2.5. Statistics

The data from quadruplicate cultures are presented as the mean ± SE. Comparison between groups was performed by using one-way ANOVA, and the significance of the differences between the mean values was tested by using Fisher’s PLSD test. Comparison between two groups was performed by using the Student’s t-test. values < 0.05 were considered statistically significant.

3. Results

Variable densities of AEC were seeded into 96-well plates and incubated. After 96 h of incubation, activin A concentrations in the media were measured. Increased activin A concentrations in the media were observed in AEC without LPS in a cell density-dependent manner, and the activin A concentrations were significantly higher at cell densities of 5,000 cells/well or higher ( ) (Figure 1). LPS (10 μg/mL) significantly increased activin A concentrations at densities of 2,500 cells/well and greater ( ). Activin A concentrations of cell lysates from either LPS-stimulated AEC or control AEC were below assay sensitivity (data not shown). Therefore, the increase of activin A concentrations in the medium was equivalent to the increase of activin A production and secretion in AEC.

789012.fig.001
Figure 1: Effect of LPS on activin A secretion at various densities of AEC. Human AEC were seeded in 96-well microplates at densities of 1,250, 2,500, 5,000, 10,000, and 20,000 cells per well in 200 μL of DME/Ham’s F12 medium supplemented with 10% FBS, 100 μg/mL streptomycin, and 0.5 μg/mL amphotericin B. Either LPS (10 μg/mL) or vehicle (control) was added to each well. After 96 h of culture, activin A in the medium was measured. Closed rectangles: LPS. Open rectangles: control. The results from the quadruplicate assay are shown as the mean ± SE ( ). compared with the control value at 1,250 cells/well. compared with the control value at 1,250 cells/well. compared with the control value at each cell density.

The stimulatory effects of various concentrations of LPS on activin A secretion in AEC were confirmed by three independent studies of AEC from three patients. In each experiment, a dose-dependent increase in activin A secretion from AEC occurred after 96 h of culture with LPS (Figure 2).

fig2
Figure 2: Dose-dependent effects of LPS on activin A secretion in three independent experiments. Fetal membranes were obtained from three patients, and AEC from each patient were cultured independently at a density of 20,000 cells per well in DME/Ham’s 12 medium supplemented with 10% FBS, 100 μg/mL streptomycin, 0.5 μg/mL amphotericin B, and various concentrations of LPS for 96 h. Each independent result is shown in panels (a), (b), and (c). The results are shown as the mean ± SE ( ). compared with the control (LPS; 0 ng/mL) value. compared with the control (LPS; 0 ng/mL) value.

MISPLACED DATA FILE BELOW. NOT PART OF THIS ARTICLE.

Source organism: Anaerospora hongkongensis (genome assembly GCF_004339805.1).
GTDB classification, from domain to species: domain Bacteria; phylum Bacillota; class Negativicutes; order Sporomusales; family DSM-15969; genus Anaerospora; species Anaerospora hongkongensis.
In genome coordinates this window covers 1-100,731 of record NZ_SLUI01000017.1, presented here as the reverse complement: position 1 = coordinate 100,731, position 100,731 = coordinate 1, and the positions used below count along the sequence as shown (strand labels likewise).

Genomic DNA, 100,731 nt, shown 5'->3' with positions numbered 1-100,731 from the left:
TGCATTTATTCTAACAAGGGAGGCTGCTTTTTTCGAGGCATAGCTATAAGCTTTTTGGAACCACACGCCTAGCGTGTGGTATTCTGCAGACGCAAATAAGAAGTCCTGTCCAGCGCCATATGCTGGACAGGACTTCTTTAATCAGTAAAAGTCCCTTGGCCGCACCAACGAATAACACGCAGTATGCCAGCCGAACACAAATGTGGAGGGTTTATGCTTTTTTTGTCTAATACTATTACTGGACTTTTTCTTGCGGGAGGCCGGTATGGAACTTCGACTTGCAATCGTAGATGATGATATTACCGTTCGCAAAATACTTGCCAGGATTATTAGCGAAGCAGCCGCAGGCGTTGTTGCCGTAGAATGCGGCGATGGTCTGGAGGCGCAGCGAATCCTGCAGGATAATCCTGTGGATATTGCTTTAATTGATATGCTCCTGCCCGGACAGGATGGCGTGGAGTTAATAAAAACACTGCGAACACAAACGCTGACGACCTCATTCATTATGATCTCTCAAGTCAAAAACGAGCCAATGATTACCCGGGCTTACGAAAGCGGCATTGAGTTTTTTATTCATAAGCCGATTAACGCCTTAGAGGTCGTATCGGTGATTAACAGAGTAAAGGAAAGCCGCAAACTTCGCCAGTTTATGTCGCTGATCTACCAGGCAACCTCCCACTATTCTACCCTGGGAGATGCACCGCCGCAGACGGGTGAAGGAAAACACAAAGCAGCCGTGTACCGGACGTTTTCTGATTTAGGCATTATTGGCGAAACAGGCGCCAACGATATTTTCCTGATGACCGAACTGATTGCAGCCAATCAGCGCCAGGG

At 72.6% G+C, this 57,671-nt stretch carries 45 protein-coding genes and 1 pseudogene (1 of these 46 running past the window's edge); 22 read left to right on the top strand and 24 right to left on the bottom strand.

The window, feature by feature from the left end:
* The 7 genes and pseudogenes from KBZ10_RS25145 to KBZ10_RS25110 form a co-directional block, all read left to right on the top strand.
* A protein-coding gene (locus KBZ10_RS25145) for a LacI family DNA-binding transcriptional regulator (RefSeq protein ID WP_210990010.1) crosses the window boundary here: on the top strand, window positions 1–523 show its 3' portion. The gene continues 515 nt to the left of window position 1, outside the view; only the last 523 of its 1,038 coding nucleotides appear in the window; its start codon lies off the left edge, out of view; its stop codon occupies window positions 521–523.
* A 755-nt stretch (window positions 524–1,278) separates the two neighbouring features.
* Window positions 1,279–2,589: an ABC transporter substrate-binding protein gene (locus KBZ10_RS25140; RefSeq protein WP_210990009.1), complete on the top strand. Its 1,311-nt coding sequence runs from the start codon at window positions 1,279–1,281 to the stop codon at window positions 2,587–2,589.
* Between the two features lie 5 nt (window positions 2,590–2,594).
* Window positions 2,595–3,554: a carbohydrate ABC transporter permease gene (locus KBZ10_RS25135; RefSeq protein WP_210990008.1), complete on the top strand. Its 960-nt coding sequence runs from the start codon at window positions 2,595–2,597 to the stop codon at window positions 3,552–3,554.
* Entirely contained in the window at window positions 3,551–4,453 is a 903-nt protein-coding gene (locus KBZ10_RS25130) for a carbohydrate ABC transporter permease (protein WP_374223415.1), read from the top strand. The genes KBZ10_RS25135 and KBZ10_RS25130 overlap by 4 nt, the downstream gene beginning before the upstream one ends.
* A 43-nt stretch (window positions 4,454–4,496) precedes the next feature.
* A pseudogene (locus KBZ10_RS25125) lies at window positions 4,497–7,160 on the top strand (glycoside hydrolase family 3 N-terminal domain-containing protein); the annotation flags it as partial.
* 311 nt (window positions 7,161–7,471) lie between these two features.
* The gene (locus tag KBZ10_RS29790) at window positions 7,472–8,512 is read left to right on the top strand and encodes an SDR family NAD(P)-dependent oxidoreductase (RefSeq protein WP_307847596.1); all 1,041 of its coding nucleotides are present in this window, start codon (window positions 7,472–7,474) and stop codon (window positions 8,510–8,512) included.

The effects of LPS on AEC proliferation were also studied. LPS (10 μg/mL) suppressed cell proliferation at each cell density (1,250–20,000 cells/well) (Figure 3(a)). A dose-dependent inhibitory effect of LPS on AEC proliferation was also shown by three independent studies that used AEC from three patients (Figure 3(b)).

fig3
Figure 3: Effect of LPS on BrdU incorporation in AEC. (a) AEC were seeded in 96-well microplates at densities of 1,250, 2,500, 5,000, 10,000, and 20,000 cells per well in 200 μL of DME/Ham’s F12 medium supplemented with 10% FBS, 100 μg/mL streptomycin, and 0.5 μg/mL amphotericin B. Either LPS (10 μg/mL) or vehicle (control) was added to each well. After 96 h of culture, BrdU incorporation was studied. The results from the quadruplicate assay are shown as the mean ± SE ( ). compared with the control value at each cell density. compared with the control value at each cell density. (b) Fetal membranes were obtained from three patients. AEC from each patient were cultured independently in DME/Ham’s 12 medium supplemented with 10% FBS, 100 μg/mL streptomycin, 0.5 μg/mL amphotericin B, and various concentrations of LPS. After 96 h of culture, BrdU incorporation was studied. Closed circles, closed rectangles, and closed triangles show AEC from each patient. The absorbance at AEC cultured without LPS is shown as 100%. The results from the quadruplicate assay are shown as the mean ± SE ( ). compared with the control (LPS; 0 ng/mL) value. compared with the control (LPS; 0 ng/mL) value.